After the Gun Control Rally, Tennessee Democrats are up for Expulsion from the House
- Posted on April 7, 2023
- By Top Stories
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Two Democratic lawmakers were rejected from the Tennessee House of Representatives on Thursday by the party in charge of the chamber’s Republican majority for misconduct committed last week during a gun control protest at the statehouse following the most recent school shooting.
Two young black lawmakers, Representatives Justin Jones, and Justin Pearson, were expelled by the Republican supermajority in an unusual move when milder sanctions, such as censure, were at their disposal.
One vote separated the proposal to remove Gloria Johnson, a white female Democratic member who stood alongside them during the demonstration on the House floor—four days had passed since a shooting at a Nashville elementary school left three 9-year-old students and three teachers dead.
The three resolutions to remove their Democratic colleagues were filed on Monday by Republican Representatives Andrew Farmer, Gino Bulso, and Bud Hulsey. They claimed that by leading the rally on the House floor well, the Democrats had violated decorum.
The House removed Jones with a 72-25 partisan vote, while Pearson was released with a 69-26 voice. However, Johnson was spared when it was 65 to 30 in favor of her dismissal. Republicans hold a 75-to-23 majority in the House; their removal required 66 votes.
The fact that Johnson, unlike Jones and Pearson, did not lead shouts with a loudhailer during the demonstration last Thursday, when hundreds of protesters poured into the statehouse, Johnson may have escaped harm.
But during the frequently contentious discussion, race was brought up numerous times. “You cannot discount the racial dynamics in today’s events. While one white woman legislator is retained, two young Black parliamentarians are dismissed.
That’s a statement,” Pearson told the media following the vote. The events were criticized by President Joe Biden, who tweeted that they were “shocking, undemocratic, and without precedent.”
Since the Civil War, just two Tennessee state lawmakers have been expelled by their peers: one in 1980 for accepting a bribe in exchange for delaying legislation, and another in 2016 after being accused of sexual misconduct by several women.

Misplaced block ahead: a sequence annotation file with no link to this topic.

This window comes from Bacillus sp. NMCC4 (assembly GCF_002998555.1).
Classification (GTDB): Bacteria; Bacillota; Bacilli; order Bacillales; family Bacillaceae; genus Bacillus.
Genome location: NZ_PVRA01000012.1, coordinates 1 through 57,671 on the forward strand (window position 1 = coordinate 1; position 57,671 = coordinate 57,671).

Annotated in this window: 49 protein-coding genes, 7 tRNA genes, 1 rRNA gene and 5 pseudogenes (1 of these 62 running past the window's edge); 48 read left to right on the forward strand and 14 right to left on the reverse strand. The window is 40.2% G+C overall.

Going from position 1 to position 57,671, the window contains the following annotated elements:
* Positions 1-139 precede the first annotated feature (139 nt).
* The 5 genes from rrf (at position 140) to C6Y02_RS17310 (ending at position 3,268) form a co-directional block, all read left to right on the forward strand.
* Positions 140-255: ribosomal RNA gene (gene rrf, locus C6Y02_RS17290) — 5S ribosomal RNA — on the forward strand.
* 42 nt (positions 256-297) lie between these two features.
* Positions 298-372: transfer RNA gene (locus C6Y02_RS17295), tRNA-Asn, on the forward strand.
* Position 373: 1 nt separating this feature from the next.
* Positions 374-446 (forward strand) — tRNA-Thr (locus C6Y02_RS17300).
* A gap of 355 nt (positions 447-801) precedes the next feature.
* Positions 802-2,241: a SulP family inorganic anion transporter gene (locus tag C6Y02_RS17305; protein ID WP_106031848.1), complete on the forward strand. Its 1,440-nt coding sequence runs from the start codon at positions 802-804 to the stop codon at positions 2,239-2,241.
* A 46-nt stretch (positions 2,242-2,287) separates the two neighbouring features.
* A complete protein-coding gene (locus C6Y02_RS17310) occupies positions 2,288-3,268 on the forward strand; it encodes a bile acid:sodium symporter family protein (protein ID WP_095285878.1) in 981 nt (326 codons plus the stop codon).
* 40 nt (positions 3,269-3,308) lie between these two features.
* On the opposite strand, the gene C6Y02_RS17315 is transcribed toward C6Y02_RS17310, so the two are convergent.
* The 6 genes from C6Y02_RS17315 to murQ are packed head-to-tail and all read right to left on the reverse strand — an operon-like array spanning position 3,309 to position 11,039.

With resounding bipartisan support, both expulsions were approved. According to the Democratic Party of Tennessee, cash is being raised to help any expelled candidates run in special elections. As demonstrators called for tighter gun legislation on the House floor, the three Democratic congressmen led the charge.
Republicans alleged “disorderly behavior” on the part of the three in the resolutions calling for their expulsion, dishonor to the House of Representatives through their individual and collective actions.”
On Thursday, hundreds of protestors gathered outside the state house again in the rain and filled the gallery above the House floor while holding signs calling for tighter gun regulation. They cheered when Johnson was not expelled and screamed, “Shame on you” and “No justice, no peace” when Pearson was removed.
According to Johnson, Jones, and Pearson, participating in the demonstration was within their First Amendment rights, the freedom of speech guaranteed by the US Constitution. Along with other Democratic lawmakers, they said on Thursday that Republican leaders had stifled free speech in the chamber by using their supermajority. Johnson claimed that this was one of the causes of their actions last week.
Before being removed, Jones had criticized the process. What we see in this place today is a lynch mob that has gathered not to lynch me, but to lynch our democratic system, stated Jones. Regarding the demonstration he and his colleagues organized on the chamber floor last Thursday, Jones said, “At no point was their violence. We never encouraged violence in any way.
In reality, we were urging an end to the gun violence that terrorizes our kids daily. However, Bulso, a Republican and the author of one of the expulsion motions claimed that Jones’ “desire to be expelled” was evident to him. Bulso said, “He and two other representatives effectively conducted a mutiny.” “To not expel him would be to invite him and his colleagues to continue their mutiny on the floor of the House.”
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